Tell Your Cancer Story. It’s Important.

Home/Blog/Tell Your Cancer Story. It’s Important.

Tell Your Cancer Story. It’s Important.

So Steph and I have started a little tradition on Friday nights. After dinner, we go downstairs, grab a large bowl of popcorn, grab lemonade for the boys and NOT lemonade for us, and watch a movie in our basement. These movie nights usually consist of something we’ve seen a few hundred times, but they’re a great chance to connect with Sam and Ben, especially before the sports and the chores and the mania of a typical weekend kicks into gear.

So two Fridays ago, as we’re running through the typical list of Spy Kids, The Goonies, Percy Jackson, et al… one popped up that I had taken the boys to last year at the dollar show: The Croods.

I don’t know if you’ve seen it, but Nicholas Cage plays Grug, the dad of the last clan of cave people left alive, and the star of the family is Eep, played by Emma Stone. And the basic premise is after their cave is destroyed by the coming dismantling of Pangea, they must either adapt by finding a new neighborhood, or perish. Guy, played by Ryan Reynolds, is the somewhat evolved young man who captures Eep’s affections while leading them to their new world.

I highly recommend the film, itself. It’s well acted, animated, and there are quite a few really funny moments. But the part of the film that affected me the most was when Grug looked like a goner. A dynamically strong father figure, Grug’s main focus was keeping his family alive. He had convinced everyone that fear was a good thing, and change always led to something that could kill you. His motto: “Never not be afraid.”

Yet through the journey of finding a new world for his family, he realized that change is not necessarily a bad thing, and in fact is the only thing that would save his clan.

So in a moment that I did not expect, while in a cave that appeared to be his final resting place, he started painting pictures. He created these great scenes of his family and their survival, of the first time they saw fire, of the creatures they encountered, and of their amazing tales on their journey. He was a happy man possessed, determined to get this message on to something that would endure. It truly struck a chord with me.

Fast forward to Monday, January 20. I had the enormous honor of being featured in the Survivor Spotlight of the Stupid Cancer Radio Show, which is beyond amazing if you have not checked it out. We had a really nice, wide-ranging conversation about survival, the journey, and what we decided to do once we were done with the whole “trying to get better” part.

I was asked, “So what still needs to be done?” And for some reason, I automatically flashed back to Grug painting in a cave. And I realized that for all of the character’s brawn, his brain had finally caught up when he came to the conclusion that his story was bigger than himself. He knew that long after he was gone, his stories would live forever, and maybe… just maybe… others would see them and be comforted…or helped… or inspired… or even simply taught. In our advancing years, long out of school, how often do we really learn something new, or gain an insight that we may have never had before?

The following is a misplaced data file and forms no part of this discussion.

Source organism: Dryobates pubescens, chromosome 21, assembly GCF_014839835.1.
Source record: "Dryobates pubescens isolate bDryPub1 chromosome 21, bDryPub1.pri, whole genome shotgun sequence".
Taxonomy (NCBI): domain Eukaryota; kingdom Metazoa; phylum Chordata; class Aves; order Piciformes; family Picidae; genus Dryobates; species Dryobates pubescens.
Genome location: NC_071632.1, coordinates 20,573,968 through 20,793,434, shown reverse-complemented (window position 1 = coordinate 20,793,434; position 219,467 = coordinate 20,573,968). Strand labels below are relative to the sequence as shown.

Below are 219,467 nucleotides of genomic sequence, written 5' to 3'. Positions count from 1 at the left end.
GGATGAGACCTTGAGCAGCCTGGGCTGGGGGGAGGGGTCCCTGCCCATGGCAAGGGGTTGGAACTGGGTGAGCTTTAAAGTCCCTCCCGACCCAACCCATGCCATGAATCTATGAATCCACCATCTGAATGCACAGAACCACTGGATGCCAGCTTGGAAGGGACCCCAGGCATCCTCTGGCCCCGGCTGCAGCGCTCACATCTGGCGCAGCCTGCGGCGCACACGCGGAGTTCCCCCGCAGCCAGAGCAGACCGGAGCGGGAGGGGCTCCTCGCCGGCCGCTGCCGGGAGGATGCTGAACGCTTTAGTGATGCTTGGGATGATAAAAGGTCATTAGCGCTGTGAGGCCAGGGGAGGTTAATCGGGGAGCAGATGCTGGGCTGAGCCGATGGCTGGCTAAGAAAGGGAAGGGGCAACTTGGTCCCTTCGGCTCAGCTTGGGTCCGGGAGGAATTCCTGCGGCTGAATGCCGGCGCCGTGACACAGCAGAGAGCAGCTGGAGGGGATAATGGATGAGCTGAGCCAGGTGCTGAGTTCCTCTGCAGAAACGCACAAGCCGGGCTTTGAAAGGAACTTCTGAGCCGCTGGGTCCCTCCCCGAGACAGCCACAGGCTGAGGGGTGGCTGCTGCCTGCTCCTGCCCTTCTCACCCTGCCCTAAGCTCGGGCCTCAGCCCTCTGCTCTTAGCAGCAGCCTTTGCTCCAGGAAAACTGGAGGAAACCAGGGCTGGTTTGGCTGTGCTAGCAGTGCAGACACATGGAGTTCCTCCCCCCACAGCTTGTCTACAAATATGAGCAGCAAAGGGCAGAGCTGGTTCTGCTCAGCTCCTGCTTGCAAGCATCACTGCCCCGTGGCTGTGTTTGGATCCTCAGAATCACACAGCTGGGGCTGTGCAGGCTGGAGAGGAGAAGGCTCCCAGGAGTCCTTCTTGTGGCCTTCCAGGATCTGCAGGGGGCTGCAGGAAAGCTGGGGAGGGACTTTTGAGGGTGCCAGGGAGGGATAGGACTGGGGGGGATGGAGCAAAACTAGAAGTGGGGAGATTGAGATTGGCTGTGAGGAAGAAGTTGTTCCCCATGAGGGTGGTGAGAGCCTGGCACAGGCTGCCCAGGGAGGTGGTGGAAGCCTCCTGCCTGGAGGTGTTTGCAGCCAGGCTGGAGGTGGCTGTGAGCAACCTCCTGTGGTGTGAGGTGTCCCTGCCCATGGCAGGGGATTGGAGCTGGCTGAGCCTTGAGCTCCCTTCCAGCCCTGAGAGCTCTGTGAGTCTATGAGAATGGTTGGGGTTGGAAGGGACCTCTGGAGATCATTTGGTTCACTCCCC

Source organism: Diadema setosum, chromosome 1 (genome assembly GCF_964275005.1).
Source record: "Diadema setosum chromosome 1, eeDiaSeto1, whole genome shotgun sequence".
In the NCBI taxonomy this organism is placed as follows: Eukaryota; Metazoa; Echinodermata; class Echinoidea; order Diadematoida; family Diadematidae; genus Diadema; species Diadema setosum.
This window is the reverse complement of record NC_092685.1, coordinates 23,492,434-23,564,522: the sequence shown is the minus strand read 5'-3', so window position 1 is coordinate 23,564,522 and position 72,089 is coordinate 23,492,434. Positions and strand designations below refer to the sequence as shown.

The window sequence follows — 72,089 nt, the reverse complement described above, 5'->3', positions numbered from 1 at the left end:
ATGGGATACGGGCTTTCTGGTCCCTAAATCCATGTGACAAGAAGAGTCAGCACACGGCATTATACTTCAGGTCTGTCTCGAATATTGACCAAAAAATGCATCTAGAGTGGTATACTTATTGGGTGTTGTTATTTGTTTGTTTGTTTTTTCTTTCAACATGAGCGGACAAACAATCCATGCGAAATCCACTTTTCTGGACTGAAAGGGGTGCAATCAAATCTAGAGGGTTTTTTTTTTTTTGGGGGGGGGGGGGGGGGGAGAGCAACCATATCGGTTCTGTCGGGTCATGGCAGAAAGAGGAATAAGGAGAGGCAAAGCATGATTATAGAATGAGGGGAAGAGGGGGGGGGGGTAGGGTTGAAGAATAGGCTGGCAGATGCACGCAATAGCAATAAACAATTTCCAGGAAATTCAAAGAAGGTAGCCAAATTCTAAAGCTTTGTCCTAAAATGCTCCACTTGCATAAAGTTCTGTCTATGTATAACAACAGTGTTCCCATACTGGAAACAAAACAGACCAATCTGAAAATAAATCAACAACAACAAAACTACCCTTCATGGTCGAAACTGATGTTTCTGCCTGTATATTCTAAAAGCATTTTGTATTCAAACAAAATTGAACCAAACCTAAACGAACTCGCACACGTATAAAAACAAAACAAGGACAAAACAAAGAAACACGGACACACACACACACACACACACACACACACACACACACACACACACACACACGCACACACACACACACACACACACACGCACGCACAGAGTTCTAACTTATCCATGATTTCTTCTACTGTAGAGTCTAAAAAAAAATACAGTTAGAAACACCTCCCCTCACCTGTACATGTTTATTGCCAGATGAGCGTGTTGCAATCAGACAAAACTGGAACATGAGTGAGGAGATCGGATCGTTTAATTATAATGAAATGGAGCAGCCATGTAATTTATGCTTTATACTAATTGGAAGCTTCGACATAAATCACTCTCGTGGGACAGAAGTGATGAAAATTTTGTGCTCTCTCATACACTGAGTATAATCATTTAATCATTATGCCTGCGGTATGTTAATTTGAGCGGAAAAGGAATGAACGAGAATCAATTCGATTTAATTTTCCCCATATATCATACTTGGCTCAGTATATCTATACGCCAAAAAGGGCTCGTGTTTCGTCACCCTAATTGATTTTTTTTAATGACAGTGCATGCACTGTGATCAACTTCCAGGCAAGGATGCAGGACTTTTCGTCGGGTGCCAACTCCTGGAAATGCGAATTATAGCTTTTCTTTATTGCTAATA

And that is why as patients, caregivers, survivors, and those close to people who have succumbed, we have to tell our stories. Because these stories are not just mindless banter, or even a catharsis for us to feel better about what is a really crappy situation. The stories are for those who have yet to be affected, and they are in honor of those who came before us.

Cancer is that odd fraternity that binds people with unmistakable strength into a community that no one ever wants to join. Yet once we’re here, we now have the opportunity to share with others what we know. It could be something as little as, “This drug causes constipation, so when you take it, add a little Dulcolax.” Or it could be something as large as, “At some point, you are going to push everyone away, and you will probably lose people you thought were friends over it, but these are the warning signs if you start heading into that avalanche.”

So thank you to those who have already had the courage to tell their tales. And for those who haven’t, I urge you to search your heart for even one simple thing that could help others. And if you don’t have your own platform constructed yet, please feel free to add them to the comments below, which are open to all.

Together, we can and will lift the veil on this horrendous disease. We are stronger than cancer. Our stories prove it.

By | 2014-08-04T19:50:11+00:00 January 22nd, 2014|Blog|0 Comments

About the Author:

Dan Duffy has been working in film, television, and radio for almost 20 years. Graduating from the Foundation Film program at the Vancouver Film School in 2000, he has been making documentaries, commercials, and short films since for companies big and small around the world. Prior to this, Dan spent five years as an assistant producer, sports director, production manager, and on-air talent for the nationally syndicated “Steve and DC Radio Show.” He has won numerous awards in his career, including a Telly Award Winner, a seven-time Telly Award Finalist Winner, and an AIR (Achievement in Radio) award, with two other nominations. In 2003, Dan was diagnosed with stage three testicular cancer. Through massive amounts of chemotherapy and multiple surgeries, Dan was declared cancer free seven months after his diagnosis.

Leave A Comment